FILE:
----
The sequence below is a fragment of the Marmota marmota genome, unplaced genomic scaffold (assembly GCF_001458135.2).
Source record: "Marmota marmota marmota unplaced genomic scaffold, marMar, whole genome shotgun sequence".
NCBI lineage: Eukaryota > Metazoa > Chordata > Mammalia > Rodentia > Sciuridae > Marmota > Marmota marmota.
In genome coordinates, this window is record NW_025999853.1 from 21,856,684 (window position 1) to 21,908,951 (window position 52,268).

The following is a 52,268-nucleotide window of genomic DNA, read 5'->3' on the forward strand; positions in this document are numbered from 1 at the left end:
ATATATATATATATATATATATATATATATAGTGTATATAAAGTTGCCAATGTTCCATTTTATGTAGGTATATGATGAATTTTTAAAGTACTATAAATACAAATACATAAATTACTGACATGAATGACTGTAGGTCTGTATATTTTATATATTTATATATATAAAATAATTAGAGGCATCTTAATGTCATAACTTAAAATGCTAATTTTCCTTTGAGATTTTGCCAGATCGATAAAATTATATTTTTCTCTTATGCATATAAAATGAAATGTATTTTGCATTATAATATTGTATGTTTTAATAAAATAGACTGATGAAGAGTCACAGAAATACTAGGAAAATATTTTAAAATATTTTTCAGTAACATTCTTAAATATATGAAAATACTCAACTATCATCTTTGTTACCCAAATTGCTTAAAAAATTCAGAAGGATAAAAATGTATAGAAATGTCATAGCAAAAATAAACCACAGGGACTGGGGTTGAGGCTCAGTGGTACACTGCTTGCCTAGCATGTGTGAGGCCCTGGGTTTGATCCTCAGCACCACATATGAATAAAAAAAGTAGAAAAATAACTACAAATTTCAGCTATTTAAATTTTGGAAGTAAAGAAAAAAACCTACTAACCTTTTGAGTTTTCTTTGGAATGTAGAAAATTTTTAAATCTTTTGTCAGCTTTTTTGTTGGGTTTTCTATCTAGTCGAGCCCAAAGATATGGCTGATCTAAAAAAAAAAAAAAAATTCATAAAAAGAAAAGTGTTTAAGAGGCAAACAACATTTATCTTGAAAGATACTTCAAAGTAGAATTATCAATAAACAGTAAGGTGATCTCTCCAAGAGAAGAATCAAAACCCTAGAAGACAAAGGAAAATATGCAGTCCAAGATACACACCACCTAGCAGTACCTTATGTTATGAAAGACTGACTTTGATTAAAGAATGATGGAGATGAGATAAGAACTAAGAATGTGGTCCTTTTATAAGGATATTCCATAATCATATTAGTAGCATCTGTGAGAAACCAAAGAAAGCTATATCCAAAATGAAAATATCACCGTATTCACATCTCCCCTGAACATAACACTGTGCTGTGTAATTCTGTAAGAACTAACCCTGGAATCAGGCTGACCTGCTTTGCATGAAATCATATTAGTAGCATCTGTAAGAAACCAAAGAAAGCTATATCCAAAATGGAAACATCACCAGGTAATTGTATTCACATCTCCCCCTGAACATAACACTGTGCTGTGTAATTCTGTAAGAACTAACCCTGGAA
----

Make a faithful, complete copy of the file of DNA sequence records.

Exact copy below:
The sequence below is a fragment of the Marmota marmota genome, unplaced genomic scaffold (assembly GCF_001458135.2).
Source record: "Marmota marmota marmota unplaced genomic scaffold, marMar, whole genome shotgun sequence".
NCBI lineage: Eukaryota > Metazoa > Chordata > Mammalia > Rodentia > Sciuridae > Marmota > Marmota marmota.
In genome coordinates, this window is record NW_025999853.1 from 21,856,684 (window position 1) to 21,908,951 (window position 52,268).

The following is a 52,268-nucleotide window of genomic DNA, read 5'->3' on the forward strand; positions in this document are numbered from 1 at the left end:
ATATATATATATATATATATATATATATATAGTGTATATAAAGTTGCCAATGTTCCATTTTATGTAGGTATATGATGAATTTTTAAAGTACTATAAATACAAATACATAAATTACTGACATGAATGACTGTAGGTCTGTATATTTTATATATTTATATATATAAAATAATTAGAGGCATCTTAATGTCATAACTTAAAATGCTAATTTTCCTTTGAGATTTTGCCAGATCGATAAAATTATATTTTTCTCTTATGCATATAAAATGAAATGTATTTTGCATTATAATATTGTATGTTTTAATAAAATAGACTGATGAAGAGTCACAGAAATACTAGGAAAATATTTTAAAATATTTTTCAGTAACATTCTTAAATATATGAAAATACTCAACTATCATCTTTGTTACCCAAATTGCTTAAAAAATTCAGAAGGATAAAAATGTATAGAAATGTCATAGCAAAAATAAACCACAGGGACTGGGGTTGAGGCTCAGTGGTACACTGCTTGCCTAGCATGTGTGAGGCCCTGGGTTTGATCCTCAGCACCACATATGAATAAAAAAAGTAGAAAAATAACTACAAATTTCAGCTATTTAAATTTTGGAAGTAAAGAAAAAAACCTACTAACCTTTTGAGTTTTCTTTGGAATGTAGAAAATTTTTAAATCTTTTGTCAGCTTTTTTGTTGGGTTTTCTATCTAGTCGAGCCCAAAGATATGGCTGATCTAAAAAAAAAAAAAAAATTCATAAAAAGAAAAGTGTTTAAGAGGCAAACAACATTTATCTTGAAAGATACTTCAAAGTAGAATTATCAATAAACAGTAAGGTGATCTCTCCAAGAGAAGAATCAAAACCCTAGAAGACAAAGGAAAATATGCAGTCCAAGATACACACCACCTAGCAGTACCTTATGTTATGAAAGACTGACTTTGATTAAAGAATGATGGAGATGAGATAAGAACTAAGAATGTGGTCCTTTTATAAGGATATTCCATAATCATATTAGTAGCATCTGTGAGAAACCAAAGAAAGCTATATCCAAAATGAAAATATCACCGTATTCACATCTCCCCTGAACATAACACTGTGCTGTGTAATTCTGTAAGAACTAACCCTGGAATCAGGCTGACCTGCTTTGCATGAAATCATATTAGTAGCATCTGTAAGAAACCAAAGAAAGCTATATCCAAAATGGAAACATCACCAGGTAATTGTATTCACATCTCCCCCTGAACATAACACTGTGCTGTGTAATTCTGTAAGAACTAACCCTGGAA